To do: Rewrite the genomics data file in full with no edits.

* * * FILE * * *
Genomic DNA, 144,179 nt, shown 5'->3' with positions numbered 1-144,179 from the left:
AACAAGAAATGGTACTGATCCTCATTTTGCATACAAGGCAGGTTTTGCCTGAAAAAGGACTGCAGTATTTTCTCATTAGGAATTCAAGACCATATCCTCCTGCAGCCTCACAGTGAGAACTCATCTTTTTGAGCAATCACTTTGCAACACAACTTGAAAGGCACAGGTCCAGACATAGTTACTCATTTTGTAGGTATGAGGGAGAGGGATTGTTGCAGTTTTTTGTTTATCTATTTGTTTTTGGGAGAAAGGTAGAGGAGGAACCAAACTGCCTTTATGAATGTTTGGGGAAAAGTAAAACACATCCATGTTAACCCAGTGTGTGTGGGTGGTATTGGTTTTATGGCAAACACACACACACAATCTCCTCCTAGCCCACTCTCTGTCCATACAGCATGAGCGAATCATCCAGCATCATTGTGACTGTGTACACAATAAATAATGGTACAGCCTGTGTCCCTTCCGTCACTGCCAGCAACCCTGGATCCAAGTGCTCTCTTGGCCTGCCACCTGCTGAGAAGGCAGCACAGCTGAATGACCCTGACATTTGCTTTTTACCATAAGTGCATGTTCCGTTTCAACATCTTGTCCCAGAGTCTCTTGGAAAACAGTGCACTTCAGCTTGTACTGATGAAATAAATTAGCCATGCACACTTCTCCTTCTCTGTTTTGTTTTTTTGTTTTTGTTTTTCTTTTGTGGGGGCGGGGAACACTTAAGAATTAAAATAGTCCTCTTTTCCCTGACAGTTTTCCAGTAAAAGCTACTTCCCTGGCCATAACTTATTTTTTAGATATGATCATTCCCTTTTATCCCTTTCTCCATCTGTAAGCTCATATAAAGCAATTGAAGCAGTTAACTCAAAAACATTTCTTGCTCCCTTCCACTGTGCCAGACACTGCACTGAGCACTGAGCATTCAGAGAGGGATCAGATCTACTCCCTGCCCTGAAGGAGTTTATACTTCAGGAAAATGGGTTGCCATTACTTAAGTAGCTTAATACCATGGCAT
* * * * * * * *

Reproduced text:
Genomic DNA, 144,179 nt, shown 5'->3' with positions numbered 1-144,179 from the left:
AACAAGAAATGGTACTGATCCTCATTTTGCATACAAGGCAGGTTTTGCCTGAAAAAGGACTGCAGTATTTTCTCATTAGGAATTCAAGACCATATCCTCCTGCAGCCTCACAGTGAGAACTCATCTTTTTGAGCAATCACTTTGCAACACAACTTGAAAGGCACAGGTCCAGACATAGTTACTCATTTTGTAGGTATGAGGGAGAGGGATTGTTGCAGTTTTTTGTTTATCTATTTGTTTTTGGGAGAAAGGTAGAGGAGGAACCAAACTGCCTTTATGAATGTTTGGGGAAAAGTAAAACACATCCATGTTAACCCAGTGTGTGTGGGTGGTATTGGTTTTATGGCAAACACACACACACAATCTCCTCCTAGCCCACTCTCTGTCCATACAGCATGAGCGAATCATCCAGCATCATTGTGACTGTGTACACAATAAATAATGGTACAGCCTGTGTCCCTTCCGTCACTGCCAGCAACCCTGGATCCAAGTGCTCTCTTGGCCTGCCACCTGCTGAGAAGGCAGCACAGCTGAATGACCCTGACATTTGCTTTTTACCATAAGTGCATGTTCCGTTTCAACATCTTGTCCCAGAGTCTCTTGGAAAACAGTGCACTTCAGCTTGTACTGATGAAATAAATTAGCCATGCACACTTCTCCTTCTCTGTTTTGTTTTTTTGTTTTTGTTTTTCTTTTGTGGGGGCGGGGAACACTTAAGAATTAAAATAGTCCTCTTTTCCCTGACAGTTTTCCAGTAAAAGCTACTTCCCTGGCCATAACTTATTTTTTAGATATGATCATTCCCTTTTATCCCTTTCTCCATCTGTAAGCTCATATAAAGCAATTGAAGCAGTTAACTCAAAAACATTTCTTGCTCCCTTCCACTGTGCCAGACACTGCACTGAGCACTGAGCATTCAGAGAGGGATCAGATCTACTCCCTGCCCTGAAGGAGTTTATACTTCAGGAAAATGGGTTGCCATTACTTAAGTAGCTTAATACCATGGCAT